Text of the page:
Welcome to one of the most exciting moments of the trip, the encounter with the Lear’s Macaw!!! Those amazing birds only occurs in these region, the “Raso da Catarina”. Depending of the time of the year and number of participants we can go to one of the rousting sites and see during the sunrise more than 200 macaws leaving the place (see video LINK), this was (and still being one of my biggest emotions as a birder), we also can go watch the birds in their feeding areas. But the macaws are not the only target here, we will also look for the endangered Pectoral Antwren, the strange Scarlet-throated Tanager, the bizarre Red-legged Seriema, Blue-crowned Parakeets and others Caatinga specialties.
Chapada Diamantina (13º 48'S - 41º 44W):
One of the most impressing places in Brazil, the landscapes are astonishing. The Chapada Diamantina is part of a long series of highlands linked to the Espinhaço range, which extend north from central Minas Gerais state through Bahia, and form a watershed between the basin of the Rio São Francisco and those rivers which drain directly into the Atlantic. Due the altitudinal gradients, the mountain ranges that retains the humid air from the sea and the subsequent rain shadow, there are a high diversity of habitats as the Caatinga, Cerrado, Campo Rupestre (arid mountain shrubs), Moist Forest, Gallery Forests and of course, a high diversity of birds (over 350 species). Some endemics from the region are the Hooded Visorbearer and the recently described (both published just in 2007 !!) Sincorá Antwren and Diamantina Tapaculo. There are also typical Atlantic Forest birds in the region, as Reddish-bellied Parakeet, Plain Parakeet, Black Jacobin, Violet-capped Woodnymph, Surucua Trogon,Ochre-rumped Antbird, White-shouldered Fire-eye, White-bibbed Antbird, Chicli Spinetail, Bahia Spinetail, Hangnest Tody-tyrant, Velvety Black-tyrant and many others. Cerrado species as Collared Crescentchest, Black-throated Saltator, Blue Finch, Horned Sungem and others, "campo rupestre” birds as Grey-backed Tachuri, Buff-throated Pampa-finch and Caatinga birds as Cactus Parakeet, Broad-tipped Hermit, Spotted Piculet, Silvery-cheeked Antshrike, Stripe-backed Antbird, White-browed Antpitta, Caatinga Cacholote, Great Xenops and others. Any doubt this is a particular area?
Boa Nova (14º 21'S - 40º 12'W):
Boa Nova is located in the Southwestern part of the Bahia state, and has been famous among ornithologists for decades due to its diverse bird community, with typical elements of the montane Atlantic Forests in contact with endemic elements of the Caatinga biome.. The region is home to over 380 bird species(!!), including the Endangered Slender Antbird and the near-threatened Narrow-billed Antwren, both confined to a small area of Eastern Brazil, this transitional area that lies a dry vegetation formation known as “mata-de-cipó”. In less than 10 minutes of driving we leave the Dry forest to a lush Atlantic Forest, we will birding there to species such as Striated Softtail, Pin-tailed Manakin, Bahia Spinetail, Bahia Tyrannulet, Rio de Janeiro Antbird, Fork-tailed Tody-Tyrant, White-collared Foliage-gleaner, Scaled Woodcreeper, Pallid Spinetail, Ferruginous Antbird, Ochre-rumped Antbird, Such’s Antthrush, Gray-hooded Attila, Cinnamon-vented Piha, Gilt-edged Tanager and many others.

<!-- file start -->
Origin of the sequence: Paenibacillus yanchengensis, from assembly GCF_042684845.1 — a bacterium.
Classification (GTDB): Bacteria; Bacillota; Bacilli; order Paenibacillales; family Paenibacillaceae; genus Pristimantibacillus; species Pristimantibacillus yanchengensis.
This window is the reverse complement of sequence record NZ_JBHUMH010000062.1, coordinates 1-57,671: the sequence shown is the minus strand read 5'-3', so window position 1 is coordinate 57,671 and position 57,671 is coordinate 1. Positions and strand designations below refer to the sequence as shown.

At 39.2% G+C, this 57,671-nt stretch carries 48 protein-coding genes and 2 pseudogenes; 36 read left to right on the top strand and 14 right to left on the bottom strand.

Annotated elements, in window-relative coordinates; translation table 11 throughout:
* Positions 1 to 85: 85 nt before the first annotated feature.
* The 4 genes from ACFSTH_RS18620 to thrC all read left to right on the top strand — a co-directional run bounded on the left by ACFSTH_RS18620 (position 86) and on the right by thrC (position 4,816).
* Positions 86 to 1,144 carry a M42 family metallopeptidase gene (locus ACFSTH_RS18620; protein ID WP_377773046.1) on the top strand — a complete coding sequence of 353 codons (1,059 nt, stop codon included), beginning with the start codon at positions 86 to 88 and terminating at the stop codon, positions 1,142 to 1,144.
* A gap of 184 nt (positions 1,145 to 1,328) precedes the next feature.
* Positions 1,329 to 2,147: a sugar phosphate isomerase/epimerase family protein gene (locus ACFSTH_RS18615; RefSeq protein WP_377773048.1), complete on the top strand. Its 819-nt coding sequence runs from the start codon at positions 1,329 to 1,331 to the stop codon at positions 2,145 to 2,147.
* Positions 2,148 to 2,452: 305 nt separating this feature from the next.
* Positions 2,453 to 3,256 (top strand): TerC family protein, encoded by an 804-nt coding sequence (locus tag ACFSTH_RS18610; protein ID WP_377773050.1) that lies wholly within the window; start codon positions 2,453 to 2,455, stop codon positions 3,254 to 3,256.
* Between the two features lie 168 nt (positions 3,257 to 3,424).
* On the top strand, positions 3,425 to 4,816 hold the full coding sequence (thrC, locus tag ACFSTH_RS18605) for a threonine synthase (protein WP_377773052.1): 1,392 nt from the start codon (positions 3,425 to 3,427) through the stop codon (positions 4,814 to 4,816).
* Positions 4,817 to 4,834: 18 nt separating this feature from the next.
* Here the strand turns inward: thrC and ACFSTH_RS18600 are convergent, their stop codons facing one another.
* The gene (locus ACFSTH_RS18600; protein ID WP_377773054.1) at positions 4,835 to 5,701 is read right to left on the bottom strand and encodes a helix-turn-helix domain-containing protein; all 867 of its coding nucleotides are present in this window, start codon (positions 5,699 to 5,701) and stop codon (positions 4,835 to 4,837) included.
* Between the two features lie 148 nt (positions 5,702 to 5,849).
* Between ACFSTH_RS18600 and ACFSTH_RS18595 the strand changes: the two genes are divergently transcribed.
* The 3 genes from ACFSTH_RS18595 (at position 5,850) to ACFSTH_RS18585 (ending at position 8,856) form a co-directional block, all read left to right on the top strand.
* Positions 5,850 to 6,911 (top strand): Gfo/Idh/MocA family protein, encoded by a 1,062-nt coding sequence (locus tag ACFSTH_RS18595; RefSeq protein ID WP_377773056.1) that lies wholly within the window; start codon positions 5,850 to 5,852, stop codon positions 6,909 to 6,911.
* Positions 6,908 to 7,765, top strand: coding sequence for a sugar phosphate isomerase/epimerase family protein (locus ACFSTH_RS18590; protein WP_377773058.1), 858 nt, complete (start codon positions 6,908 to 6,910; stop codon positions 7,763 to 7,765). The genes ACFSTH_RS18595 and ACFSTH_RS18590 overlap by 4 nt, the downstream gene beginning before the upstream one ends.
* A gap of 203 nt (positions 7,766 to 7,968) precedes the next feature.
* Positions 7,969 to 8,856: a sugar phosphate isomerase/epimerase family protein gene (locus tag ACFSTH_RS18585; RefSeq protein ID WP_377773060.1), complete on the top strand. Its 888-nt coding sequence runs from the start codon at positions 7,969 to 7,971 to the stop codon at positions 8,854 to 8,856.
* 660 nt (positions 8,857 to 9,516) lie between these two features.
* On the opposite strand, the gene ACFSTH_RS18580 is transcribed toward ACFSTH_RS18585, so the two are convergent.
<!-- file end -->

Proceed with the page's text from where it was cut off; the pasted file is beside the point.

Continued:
Ituberá (13º 44'S - 39º 09'W):
Here we will birding in a Private Area owns by the Michelin (the rubber producer company). They maintain Three-thousand hectares of the Atlantic rain forest that are one of the last know sites to the Critically Endangered Bahia Tapaculo, this will be our main target here. But besides the Tapaculo, there are many others Atlantic birds, as the rare Margaretta’s Hermit, Bahia Spinetail, Eastern Striped Manakin, Crescent-chested Puffbird, Bahia Antwren, Band-tailed Antwren, Least-Pygmy Owl, Scalloped Antbird, Scaled Antbird and others.
Here we will stay in a excellent accommodation inside the Reserve, birds are everywhere!! Our target is the restricted Pink-legged Graveteiro, that uses to nest close to our rooms. Other birds are the Plumbeus Antvireo, Bahia Tyrannulet, Blue Manakin, Spot-backed Antshrike, Spot-billed Toucanet, Variegated Antpitta, Black-Hawk Eagle, Sombre Hummingbird, Brazilian Ruby, etc.
Porto Seguro (16º 21'S - 39º 08'W):
One of the famous beaches in the southern coastal Bahia, but this is not our aim; we’re birding in the lowlands Atlantic forest near the town, here is one of the best places to the rare Banded and White-winged Cotingas. The Hooked-billed Hermit and the Red-browed Parrot are also around, and it’s one of the last know sites of the Harpy Eagle in NE Brazil!! Sooretama Slaty-Antshrike, Bahia Antwren, Band-tailed Antwren will be other birds we will look for.
Bandeira (15º 53'S - 40º 31'W):
This is the new área where the enigmatic Stresemann’s Bristlefront was recently found. The American Bird Conservancy and its Brazilian partner Fundação Biodiversitas have acquired almost 1,000 acres of this unique and isolated stand of Atlantic forest, and plan to save that site, one of the great biodiversity hotspots in South America. Besides the Bristlefront, many others endemics occurs in the area, as the pink-legged Graveteiro, Rio de Janeiro Antbird, Bahia Spinetail, Three-toed Jacamar, Banded Cotinga and many, MANY more!!! The access to the site is not easy, but the effort will be reward with one of the most impressing birding site in Brazil.